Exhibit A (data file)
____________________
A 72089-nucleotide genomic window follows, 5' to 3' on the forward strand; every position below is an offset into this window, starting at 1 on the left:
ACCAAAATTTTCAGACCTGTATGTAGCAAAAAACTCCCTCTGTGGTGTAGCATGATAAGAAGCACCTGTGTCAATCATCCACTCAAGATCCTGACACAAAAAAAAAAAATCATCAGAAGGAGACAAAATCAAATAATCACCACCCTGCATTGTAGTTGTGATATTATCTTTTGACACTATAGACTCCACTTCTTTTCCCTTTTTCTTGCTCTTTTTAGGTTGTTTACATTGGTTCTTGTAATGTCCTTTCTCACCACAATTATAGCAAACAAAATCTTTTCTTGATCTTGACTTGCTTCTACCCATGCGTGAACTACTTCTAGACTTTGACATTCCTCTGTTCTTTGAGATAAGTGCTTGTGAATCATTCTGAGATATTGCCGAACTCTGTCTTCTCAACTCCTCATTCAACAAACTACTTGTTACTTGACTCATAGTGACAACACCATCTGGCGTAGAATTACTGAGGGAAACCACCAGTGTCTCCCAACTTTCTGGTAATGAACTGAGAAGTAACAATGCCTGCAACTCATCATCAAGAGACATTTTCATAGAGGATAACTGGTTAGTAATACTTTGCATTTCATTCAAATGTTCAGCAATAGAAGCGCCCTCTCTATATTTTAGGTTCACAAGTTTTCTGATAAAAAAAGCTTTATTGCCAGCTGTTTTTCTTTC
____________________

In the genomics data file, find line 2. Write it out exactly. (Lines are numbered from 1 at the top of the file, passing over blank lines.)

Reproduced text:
ACCAAAATTTTCAGACCTGTATGTAGCAAAAAACTCCCTCTGTGGTGTAGCATGATAAGAAGCACCTGTGTCAATCATCCACTCAAGATCCTGACACAAAAAAAAAAAATCATCAGAAGGAGACAAAATCAAATAATCACCACCCTGCATTGTAGTTGTGATATTATCTTTTGACACTATAGACTCCACTTCTTTTCCCTTTTTCTTGCTCTTTTTAGGTTGTTTACATTGGTTCTTGTAATGTCCTTTCTCACCACAATTATAGCAAACAAAATCTTTTCTTGATCTTGACTTGCTTCTACCCATGCGTGAACTACTTCTAGACTTTGACATTCCTCTGTTCTTTGAGATAAGTGCTTGTGAATCATTCTGAGATATTGCCGAACTCTGTCTTCTCAACTCCTCATTCAACAAACTACTTGTTACTTGACTCATAGTGACAACACCATCTGGCGTAGAATTACTGAGGGAAACCACCAGTGTCTCCCAACTTTCTGGTAATGAACTGAGAAGTAACAATGCCTGCAACTCATCATCAAGAGACATTTTCATAGAGGATAACTGGTTAGTAATACTTTGCATTTCATTCAAATGTTCAGCAATAGAAGCGCCCTCTCTATATTTTAGGTTCACAAGTTTTCTGATAAAAAAAGCTTTATTGCCAGCTGTTTTTCTTTC